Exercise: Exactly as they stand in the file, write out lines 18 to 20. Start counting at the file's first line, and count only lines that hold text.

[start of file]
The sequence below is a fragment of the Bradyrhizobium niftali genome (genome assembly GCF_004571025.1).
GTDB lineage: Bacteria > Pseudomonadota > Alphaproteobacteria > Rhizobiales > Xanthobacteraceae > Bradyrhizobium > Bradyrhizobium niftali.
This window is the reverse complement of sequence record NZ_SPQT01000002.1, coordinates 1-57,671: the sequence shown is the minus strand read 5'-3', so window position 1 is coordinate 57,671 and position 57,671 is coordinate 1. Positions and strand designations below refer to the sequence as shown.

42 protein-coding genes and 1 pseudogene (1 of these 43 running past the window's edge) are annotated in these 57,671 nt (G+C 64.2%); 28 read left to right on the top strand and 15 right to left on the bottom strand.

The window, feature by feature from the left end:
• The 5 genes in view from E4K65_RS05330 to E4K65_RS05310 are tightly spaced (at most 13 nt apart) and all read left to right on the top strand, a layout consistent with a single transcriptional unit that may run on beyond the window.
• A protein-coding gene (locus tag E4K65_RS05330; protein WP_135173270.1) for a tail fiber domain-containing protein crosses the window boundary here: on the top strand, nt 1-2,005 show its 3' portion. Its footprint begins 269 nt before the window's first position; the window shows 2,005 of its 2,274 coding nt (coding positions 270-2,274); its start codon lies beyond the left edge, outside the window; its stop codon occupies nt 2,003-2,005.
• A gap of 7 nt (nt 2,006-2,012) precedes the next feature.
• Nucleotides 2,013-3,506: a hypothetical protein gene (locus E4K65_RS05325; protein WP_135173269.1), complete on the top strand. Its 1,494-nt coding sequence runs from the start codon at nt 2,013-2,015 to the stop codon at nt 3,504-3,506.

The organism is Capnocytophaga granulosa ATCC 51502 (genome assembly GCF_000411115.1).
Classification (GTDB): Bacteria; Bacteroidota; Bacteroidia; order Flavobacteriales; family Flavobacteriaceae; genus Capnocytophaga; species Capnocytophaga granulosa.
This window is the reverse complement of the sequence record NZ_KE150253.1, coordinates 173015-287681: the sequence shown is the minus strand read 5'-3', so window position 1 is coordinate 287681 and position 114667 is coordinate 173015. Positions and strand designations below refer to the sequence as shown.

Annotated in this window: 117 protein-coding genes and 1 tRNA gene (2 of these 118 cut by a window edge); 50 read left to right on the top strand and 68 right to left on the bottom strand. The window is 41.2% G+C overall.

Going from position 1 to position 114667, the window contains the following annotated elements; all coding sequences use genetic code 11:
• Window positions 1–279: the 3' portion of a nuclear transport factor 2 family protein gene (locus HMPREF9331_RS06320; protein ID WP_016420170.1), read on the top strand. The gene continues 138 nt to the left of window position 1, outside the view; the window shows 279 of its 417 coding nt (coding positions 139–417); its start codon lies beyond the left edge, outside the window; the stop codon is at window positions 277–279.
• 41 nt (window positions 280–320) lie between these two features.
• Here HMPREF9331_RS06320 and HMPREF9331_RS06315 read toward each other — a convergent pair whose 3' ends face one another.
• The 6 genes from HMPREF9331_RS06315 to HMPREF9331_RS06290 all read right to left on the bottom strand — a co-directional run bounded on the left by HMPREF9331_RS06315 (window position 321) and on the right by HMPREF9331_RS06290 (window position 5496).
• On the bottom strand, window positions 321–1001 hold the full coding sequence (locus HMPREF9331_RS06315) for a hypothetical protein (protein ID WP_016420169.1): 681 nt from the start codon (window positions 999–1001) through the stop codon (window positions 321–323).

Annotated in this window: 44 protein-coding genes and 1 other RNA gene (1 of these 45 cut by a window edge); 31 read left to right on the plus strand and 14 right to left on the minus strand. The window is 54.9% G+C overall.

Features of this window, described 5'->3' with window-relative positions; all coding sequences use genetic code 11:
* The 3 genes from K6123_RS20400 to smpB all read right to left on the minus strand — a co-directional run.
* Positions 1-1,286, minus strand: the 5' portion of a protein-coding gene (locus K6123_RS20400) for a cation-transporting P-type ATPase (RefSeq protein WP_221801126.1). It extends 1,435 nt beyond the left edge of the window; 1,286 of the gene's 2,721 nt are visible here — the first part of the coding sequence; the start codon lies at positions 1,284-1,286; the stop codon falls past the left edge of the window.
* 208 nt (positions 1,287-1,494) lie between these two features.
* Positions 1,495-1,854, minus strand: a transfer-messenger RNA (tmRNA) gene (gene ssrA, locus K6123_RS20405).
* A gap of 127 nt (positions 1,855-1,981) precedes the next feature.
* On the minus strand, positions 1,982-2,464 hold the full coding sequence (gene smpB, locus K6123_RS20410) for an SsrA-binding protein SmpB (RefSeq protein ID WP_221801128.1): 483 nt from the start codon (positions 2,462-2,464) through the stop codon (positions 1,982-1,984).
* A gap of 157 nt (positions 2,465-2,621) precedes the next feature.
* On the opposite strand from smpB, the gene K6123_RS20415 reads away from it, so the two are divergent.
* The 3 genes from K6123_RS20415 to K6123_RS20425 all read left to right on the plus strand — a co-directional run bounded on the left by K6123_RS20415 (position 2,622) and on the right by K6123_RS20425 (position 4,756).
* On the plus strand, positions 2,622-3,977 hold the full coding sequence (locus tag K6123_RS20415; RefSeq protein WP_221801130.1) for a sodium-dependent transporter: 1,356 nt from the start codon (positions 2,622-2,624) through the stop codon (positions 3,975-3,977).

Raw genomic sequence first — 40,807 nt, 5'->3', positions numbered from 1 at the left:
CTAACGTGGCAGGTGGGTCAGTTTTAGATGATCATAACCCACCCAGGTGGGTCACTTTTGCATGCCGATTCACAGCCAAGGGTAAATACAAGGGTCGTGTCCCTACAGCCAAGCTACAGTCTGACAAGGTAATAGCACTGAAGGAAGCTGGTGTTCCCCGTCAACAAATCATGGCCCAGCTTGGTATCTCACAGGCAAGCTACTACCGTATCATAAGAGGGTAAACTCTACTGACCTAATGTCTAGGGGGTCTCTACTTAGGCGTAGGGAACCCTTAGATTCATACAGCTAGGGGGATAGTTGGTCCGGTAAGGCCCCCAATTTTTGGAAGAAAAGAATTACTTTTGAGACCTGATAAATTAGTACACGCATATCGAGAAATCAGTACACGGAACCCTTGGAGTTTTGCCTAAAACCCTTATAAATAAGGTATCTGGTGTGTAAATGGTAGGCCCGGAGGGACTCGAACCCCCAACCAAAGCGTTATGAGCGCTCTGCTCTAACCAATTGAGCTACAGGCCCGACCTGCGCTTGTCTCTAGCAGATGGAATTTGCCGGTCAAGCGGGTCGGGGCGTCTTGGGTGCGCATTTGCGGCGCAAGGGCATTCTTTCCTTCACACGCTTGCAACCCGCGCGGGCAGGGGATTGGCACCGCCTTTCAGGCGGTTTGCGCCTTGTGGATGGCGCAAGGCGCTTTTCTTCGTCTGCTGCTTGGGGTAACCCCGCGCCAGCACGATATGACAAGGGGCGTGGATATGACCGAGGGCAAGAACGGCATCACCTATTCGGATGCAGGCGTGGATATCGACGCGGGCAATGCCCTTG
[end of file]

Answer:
• The 6 genes from HMPREF9331_RS06315 to HMPREF9331_RS06290 all read right to left on the bottom strand — a co-directional run bounded on the left by HMPREF9331_RS06315 (window position 321) and on the right by HMPREF9331_RS06290 (window position 5496).
• On the bottom strand, window positions 321–1001 hold the full coding sequence (locus HMPREF9331_RS06315) for a hypothetical protein (protein ID WP_016420169.1): 681 nt from the start codon (window positions 999–1001) through the stop codon (window positions 321–323).

Annotated in this window: 44 protein-coding genes and 1 other RNA gene (1 of these 45 cut by a window edge); 31 read left to right on the plus strand and 14 right to left on the minus strand. The window is 54.9% G+C overall.